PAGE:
Land bill: Govt climbs down, may go for consent in industrial zone
The government may drop the clause in the land acquisition bill that allows industrial corridors to buy land up to one km on either side of the enclaves without being subjected to the social impact assessment and consent rules.india Updated: Jul 24, 2015 07:52 IST
The government may drop the clause in the land acquisition bill that allows industrial corridors to buy land up to one km on either side of the enclaves without being subjected to the social impact assessment and consent rules.
According to sources, the first indication of this climb down came Thursday when department of industrial policy and promotion secretary Amitabh Kant told a joint parliamentary panel on the land bill that the clause — to allow smooth acquisition of land on both sides of an industrial corridor —“should not be there in the bill”.
When contacted, Kant declined comment.
The particular amendment, added to the land ordinance in March, had become a major sticking point between the ruling combine and the Opposition, which cited it as a “proof” of the government’s “pro-industry” tilt.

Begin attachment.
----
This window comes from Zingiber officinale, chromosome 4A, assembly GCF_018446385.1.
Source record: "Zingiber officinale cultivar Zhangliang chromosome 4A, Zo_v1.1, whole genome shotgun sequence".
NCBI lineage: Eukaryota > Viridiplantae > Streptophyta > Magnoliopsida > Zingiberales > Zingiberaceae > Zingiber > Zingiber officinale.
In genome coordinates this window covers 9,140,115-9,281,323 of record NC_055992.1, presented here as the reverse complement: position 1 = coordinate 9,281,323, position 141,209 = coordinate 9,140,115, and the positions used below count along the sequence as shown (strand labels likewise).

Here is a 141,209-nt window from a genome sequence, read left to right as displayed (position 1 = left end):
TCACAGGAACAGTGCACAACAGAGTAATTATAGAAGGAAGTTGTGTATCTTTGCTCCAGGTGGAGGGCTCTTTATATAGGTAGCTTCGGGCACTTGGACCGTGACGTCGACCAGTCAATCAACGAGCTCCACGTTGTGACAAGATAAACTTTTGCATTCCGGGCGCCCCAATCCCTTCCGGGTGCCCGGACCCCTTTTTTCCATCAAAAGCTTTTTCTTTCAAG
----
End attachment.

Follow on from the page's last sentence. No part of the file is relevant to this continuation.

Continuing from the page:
Kant also indicated to the committee that it wasn’t the government’s intention to acquire land on a contiguous basis on 1 km on both sides of a road or railway line that runs through large industrial corridors, sources said.
“There was an apprehension that the government was aiming to acquire large contiguous tracts of land up to one km on both sides of the Delhi-Mumbai Industrial Corridor. It has been clarified that nothing of that sort is being planned,” sources, who did not wish to be identified, told HT.
According to sources, government officials have also clarified that the large industrial zones or cities will be developed only when land and water are made available by state governments.
The candid deposition of the senior officials surprised many in the committee. While Opposition leaders like Bhartruhari Mahtab and Jairam Ramesh wanted to know how this provision crept into the bill, BJP members like Ganesh Singh quipped, “Because of these clauses, we are receiving flak from public for past few months.”
The move, seen by many as a major climb down, is part of the government’s strategy to break the parliamentary impasse on the bill, critical to building factories and accelerating road and other infrastructure projects.
The panel will meet on July 29 to firm up amendments amid indications that the government is ready to dilute several provisions of the controversial bill described as “anti-farmer” by the Opposition.